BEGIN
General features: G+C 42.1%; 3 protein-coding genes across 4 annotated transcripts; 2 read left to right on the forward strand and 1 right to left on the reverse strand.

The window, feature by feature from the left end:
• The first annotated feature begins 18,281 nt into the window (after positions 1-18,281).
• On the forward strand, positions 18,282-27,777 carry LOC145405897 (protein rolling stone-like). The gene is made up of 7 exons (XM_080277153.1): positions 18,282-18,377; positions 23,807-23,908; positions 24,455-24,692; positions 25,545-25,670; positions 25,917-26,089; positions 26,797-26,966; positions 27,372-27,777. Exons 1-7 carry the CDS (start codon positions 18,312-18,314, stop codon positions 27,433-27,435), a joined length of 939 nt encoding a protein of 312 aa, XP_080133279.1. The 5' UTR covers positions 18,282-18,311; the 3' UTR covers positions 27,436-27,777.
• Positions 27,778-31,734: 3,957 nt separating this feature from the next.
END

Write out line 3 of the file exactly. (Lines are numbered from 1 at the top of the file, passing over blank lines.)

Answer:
• The first annotated feature begins 18,281 nt into the window (after positions 1-18,281).